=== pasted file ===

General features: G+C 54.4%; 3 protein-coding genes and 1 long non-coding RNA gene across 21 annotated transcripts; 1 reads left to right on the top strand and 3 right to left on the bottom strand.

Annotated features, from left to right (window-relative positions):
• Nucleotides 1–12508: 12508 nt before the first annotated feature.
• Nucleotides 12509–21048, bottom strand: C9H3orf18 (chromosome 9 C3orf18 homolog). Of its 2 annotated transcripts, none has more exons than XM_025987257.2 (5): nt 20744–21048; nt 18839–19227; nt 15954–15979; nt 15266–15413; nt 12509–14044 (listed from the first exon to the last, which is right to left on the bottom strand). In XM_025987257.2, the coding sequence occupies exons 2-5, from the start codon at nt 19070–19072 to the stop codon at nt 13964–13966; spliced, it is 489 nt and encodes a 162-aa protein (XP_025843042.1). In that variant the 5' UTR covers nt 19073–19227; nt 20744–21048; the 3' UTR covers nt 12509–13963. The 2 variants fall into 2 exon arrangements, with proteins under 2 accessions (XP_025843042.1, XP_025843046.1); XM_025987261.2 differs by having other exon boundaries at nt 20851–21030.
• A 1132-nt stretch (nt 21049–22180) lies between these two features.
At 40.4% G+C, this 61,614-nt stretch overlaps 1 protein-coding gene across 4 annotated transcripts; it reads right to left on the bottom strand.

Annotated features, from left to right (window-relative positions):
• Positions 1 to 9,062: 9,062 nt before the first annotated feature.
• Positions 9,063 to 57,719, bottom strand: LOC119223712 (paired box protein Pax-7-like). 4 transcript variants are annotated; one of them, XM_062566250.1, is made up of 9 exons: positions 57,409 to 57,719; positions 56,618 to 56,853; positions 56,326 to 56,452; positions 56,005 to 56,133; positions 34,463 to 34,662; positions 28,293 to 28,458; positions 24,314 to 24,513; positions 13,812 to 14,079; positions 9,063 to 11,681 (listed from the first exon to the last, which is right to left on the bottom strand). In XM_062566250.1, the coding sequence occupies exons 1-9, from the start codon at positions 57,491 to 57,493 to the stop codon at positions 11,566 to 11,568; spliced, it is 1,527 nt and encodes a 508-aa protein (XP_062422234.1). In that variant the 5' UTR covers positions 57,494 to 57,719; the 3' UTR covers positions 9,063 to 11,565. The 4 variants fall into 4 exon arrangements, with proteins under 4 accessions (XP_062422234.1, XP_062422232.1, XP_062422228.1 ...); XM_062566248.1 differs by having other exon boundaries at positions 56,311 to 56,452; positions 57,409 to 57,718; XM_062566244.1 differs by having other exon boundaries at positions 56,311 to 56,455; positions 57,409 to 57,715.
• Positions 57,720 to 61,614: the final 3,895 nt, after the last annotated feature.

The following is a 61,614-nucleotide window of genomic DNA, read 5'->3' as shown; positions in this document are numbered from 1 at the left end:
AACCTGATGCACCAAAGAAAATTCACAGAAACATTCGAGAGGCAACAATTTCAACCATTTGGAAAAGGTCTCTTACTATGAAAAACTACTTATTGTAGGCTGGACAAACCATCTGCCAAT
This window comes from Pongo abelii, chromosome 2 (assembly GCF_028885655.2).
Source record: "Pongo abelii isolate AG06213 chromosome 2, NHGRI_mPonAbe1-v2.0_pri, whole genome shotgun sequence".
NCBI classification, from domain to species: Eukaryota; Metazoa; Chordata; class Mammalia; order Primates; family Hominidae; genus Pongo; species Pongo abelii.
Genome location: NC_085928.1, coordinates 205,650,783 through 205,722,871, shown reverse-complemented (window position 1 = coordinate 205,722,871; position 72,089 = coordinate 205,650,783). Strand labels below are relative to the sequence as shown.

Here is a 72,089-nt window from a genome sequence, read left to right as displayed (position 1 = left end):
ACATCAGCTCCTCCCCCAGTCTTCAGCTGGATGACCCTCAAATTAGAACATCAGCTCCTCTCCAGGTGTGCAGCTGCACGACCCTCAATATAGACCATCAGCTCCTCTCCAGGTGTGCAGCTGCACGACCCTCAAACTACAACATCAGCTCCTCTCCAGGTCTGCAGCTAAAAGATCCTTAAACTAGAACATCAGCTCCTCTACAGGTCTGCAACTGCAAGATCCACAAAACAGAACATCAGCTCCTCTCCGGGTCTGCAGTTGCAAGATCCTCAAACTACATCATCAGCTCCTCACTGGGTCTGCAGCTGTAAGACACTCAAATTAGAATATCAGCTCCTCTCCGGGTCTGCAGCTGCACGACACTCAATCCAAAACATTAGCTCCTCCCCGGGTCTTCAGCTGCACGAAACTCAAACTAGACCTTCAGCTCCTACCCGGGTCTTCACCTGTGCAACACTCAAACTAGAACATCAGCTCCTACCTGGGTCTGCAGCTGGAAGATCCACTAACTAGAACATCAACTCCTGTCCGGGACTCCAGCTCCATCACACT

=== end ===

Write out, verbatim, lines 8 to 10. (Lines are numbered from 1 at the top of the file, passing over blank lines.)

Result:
• Positions 1 to 9,062: 9,062 nt before the first annotated feature.
• Positions 9,063 to 57,719, bottom strand: LOC119223712 (paired box protein Pax-7-like). 4 transcript variants are annotated; one of them, XM_062566250.1, is made up of 9 exons: positions 57,409 to 57,719; positions 56,618 to 56,853; positions 56,326 to 56,452; positions 56,005 to 56,133; positions 34,463 to 34,662; positions 28,293 to 28,458; positions 24,314 to 24,513; positions 13,812 to 14,079; positions 9,063 to 11,681 (listed from the first exon to the last, which is right to left on the bottom strand). In XM_062566250.1, the coding sequence occupies exons 1-9, from the start codon at positions 57,491 to 57,493 to the stop codon at positions 11,566 to 11,568; spliced, it is 1,527 nt and encodes a 508-aa protein (XP_062422234.1). In that variant the 5' UTR covers positions 57,494 to 57,719; the 3' UTR covers positions 9,063 to 11,565. The 4 variants fall into 4 exon arrangements, with proteins under 4 accessions (XP_062422234.1, XP_062422232.1, XP_062422228.1 ...); XM_062566248.1 differs by having other exon boundaries at positions 56,311 to 56,452; positions 57,409 to 57,718; XM_062566244.1 differs by having other exon boundaries at positions 56,311 to 56,455; positions 57,409 to 57,715.
• Positions 57,720 to 61,614: the final 3,895 nt, after the last annotated feature.